Director of Editorial Operations DEBORAH L. MARTIN Director of Editorial Relations MATTHEW STEWART Editorial Assistant CHRISTINA CLEMENTE Online Executive Editor CAITLIN ROHAN Online Editors ANNA BEN YEHUDA, TRICIA CARR Online Editorial Assistant CATHERINE PARK Senior Managing Editors DANINE ALATI, KAREN ROSE, JILL SIERACKI Managing Editors MURAT OZTASKIN, OUSSAMA ZAHR Shelter and Design Editor SUE HOSTETLER Timepiece Editor ROBERTA NAAS ADVERTISING SALES
Account Directors SUSAN ABRAMS, MICHELE ADDISON, CLAIRE CARLIN, MICHELLE CHALA, KATHLEEN FLEMING, KAREN LEVINE, MEREDITH MERRILL, NORMA MONTALVO, DEVON MOORE, JEFFREY NICHOLSON, SHANNON PASTUSZAK, MIA PIERRE-JACQUES, VALERIE ROBLES, JESSICA ZIVKOVITCH Account Executives SUSANA ARAGON, LAUREN BROGNA, JANELLE DRISCOLL, VINCE DUROCHER, IRENA HALL, SAMANTHA HARRIS, SARAH HECKLER, CATHERINE KUCHAR, JULIA MAZUR, FENDY MESY, RILEY O’NEILL, MARY RUEGG, ERIN SALINS, JACKIE VAN METER Advertising Business Manager RICHARD YONG Sales Support and Development EMMA BEHRINGER, ANA BLAGOJEVIC, BRITTANY CORBETT, ERIN GLEASON, KRISTINE GUEVARRA, DARA HIRSH, EMERY HOLTON, KARA KEARNS, MICHELLE MASS, NICHOLE MAURER, RUE MCBRIDE, ELIZABETH MITCHELL, STEPHEN OSTROWSKI, MICHELLE PETRILLO, ALEXANDRA WINTER MARKETING, PROMOTIONS, AND PUBLIC RELATIONS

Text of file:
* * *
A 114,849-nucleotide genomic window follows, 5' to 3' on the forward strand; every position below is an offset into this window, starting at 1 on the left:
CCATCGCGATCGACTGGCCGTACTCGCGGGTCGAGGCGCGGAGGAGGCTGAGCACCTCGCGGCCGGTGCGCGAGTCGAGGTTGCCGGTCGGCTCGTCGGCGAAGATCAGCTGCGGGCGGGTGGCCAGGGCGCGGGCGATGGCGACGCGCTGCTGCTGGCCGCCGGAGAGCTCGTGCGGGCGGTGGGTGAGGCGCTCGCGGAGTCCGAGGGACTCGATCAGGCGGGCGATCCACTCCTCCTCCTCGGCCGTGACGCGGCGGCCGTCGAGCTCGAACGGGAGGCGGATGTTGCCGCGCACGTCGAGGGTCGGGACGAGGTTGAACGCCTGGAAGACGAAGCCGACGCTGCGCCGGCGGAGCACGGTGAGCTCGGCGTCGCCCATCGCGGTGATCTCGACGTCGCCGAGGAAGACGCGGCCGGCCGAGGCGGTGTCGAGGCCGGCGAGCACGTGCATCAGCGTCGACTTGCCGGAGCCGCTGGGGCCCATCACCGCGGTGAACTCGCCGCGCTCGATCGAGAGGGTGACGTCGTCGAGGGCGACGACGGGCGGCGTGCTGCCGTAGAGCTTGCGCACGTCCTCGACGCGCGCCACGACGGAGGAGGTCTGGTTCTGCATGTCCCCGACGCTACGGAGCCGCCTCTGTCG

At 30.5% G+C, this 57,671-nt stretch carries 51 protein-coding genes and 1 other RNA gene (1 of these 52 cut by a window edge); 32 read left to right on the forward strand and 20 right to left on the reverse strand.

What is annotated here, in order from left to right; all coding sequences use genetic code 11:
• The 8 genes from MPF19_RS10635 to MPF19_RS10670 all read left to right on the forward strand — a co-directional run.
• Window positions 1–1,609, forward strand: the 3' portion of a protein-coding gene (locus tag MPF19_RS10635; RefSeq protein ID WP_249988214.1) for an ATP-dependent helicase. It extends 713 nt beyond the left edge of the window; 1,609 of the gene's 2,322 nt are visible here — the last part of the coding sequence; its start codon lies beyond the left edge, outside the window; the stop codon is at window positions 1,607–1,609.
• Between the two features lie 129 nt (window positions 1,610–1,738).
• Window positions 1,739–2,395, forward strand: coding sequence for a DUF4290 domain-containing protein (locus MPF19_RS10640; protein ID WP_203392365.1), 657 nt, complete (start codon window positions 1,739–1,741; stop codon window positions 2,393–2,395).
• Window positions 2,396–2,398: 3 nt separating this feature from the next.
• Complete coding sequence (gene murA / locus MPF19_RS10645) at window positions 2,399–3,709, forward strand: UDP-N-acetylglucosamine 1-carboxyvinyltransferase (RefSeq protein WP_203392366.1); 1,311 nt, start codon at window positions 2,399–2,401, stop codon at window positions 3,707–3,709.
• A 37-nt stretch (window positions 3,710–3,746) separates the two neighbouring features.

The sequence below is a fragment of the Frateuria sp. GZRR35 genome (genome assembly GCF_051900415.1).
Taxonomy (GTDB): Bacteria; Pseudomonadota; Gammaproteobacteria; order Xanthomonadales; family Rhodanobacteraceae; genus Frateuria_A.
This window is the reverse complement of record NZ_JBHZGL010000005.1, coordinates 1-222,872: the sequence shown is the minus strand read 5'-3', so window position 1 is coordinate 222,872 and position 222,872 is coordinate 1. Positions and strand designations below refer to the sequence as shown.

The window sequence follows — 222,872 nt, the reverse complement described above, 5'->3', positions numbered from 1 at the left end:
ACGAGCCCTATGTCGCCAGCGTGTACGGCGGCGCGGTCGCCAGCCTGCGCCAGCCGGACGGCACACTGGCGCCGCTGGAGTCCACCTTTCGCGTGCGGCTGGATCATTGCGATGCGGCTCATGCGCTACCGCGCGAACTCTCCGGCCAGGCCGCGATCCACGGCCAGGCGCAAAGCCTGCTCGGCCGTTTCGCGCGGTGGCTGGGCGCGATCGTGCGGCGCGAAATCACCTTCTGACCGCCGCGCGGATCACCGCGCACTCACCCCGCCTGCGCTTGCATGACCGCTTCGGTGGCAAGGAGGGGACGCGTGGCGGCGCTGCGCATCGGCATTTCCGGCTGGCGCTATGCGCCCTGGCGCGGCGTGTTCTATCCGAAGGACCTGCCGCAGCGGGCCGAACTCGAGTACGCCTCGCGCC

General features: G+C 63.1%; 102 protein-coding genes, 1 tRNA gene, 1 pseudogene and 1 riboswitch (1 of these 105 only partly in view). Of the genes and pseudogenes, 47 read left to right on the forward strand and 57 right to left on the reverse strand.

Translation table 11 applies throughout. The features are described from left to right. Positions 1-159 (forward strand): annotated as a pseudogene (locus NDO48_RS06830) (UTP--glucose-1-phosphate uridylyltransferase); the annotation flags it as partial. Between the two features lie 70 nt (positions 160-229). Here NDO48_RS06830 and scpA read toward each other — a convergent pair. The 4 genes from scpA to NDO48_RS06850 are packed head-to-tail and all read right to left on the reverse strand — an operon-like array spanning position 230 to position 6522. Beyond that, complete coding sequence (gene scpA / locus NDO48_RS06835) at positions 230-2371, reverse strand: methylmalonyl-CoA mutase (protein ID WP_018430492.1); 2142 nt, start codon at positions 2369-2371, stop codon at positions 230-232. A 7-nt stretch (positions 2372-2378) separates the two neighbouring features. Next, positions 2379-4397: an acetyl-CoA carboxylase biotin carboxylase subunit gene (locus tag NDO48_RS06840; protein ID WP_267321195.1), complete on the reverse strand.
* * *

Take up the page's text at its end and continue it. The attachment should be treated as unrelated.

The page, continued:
Vice President of Marketing and Public Relations LANA BERNSTEIN Director of Creative Services SCOTT ROBSON Promotions Art Designers KAITLYN RICHERT, CARLY RUSSELL Event Marketing Directors AMY FISCHER, HALEE HARCZYNSKI, LAURA MULLEN, KIMMY WILSON Event Marketing Managers KELSEY MARRUJO, CRISTINA PARRA, ASHLEY VEHSLAGE Event Marketing Coordinators BROOKE BIDDLE, BLAIR GOTTFRIED Event Marketing Assistant SHANA KAUFMAN ADVERTISING PRODUCTION
Director of Positioning and Planning SALLY LYON Positioning and Planning Manager TARA MCCRILLIS Director of Production PAUL HUNTSBERRY Production Manager BLUE UYEDA Production Artists MARISSA MAHERAS, DARA RICCI, ALISHA SMITH Director of Distribution Operations MATT HEMMERLING Distribution Relations Manager JENNIFER PALMER Fulfillment Manager DORIS HOLLIFIELD Traffic Supervisor ESTEE WRIGHT Traffic Coordinators JEANNE GLEESON, MALLORIE SOMMERS Manufacturing Coordinator KIMBERLY CHANG Circulation Research Specialist CHAD HARWOOD FINANCE
Controller DANIELLE BIXLER Finance Directors AUDREY CADY, LISA VASSEUR-MODICA Director of Credit and Collections CHRISTOPHER BEST Senior Credit and Collections Analyst MYRNA ROSADO Senior Billing Coordinator CHARLES CAGLE Senior Accountant LILY WU Junior Accountants KATHY SABAROVA, NEIL SHAH, NATASHA WARREN Accounts Payable Coordinator NADINE DEODATT ADMINISTRATION, DIGITAL, AND OPERATIONS
Director of Operations MICHAEL CAPACE Director of Human Resources STEPHANIE MITCHELL Digital Producer ANTHONY PEARSON Facilities Coordinator ASHLEY GUILLAUME Chief Technology Officer JESSE TAYLOR Desktop Administrators ZACHARY CUMMO, EDGAR ROCHE EDITORS-IN-CHIEF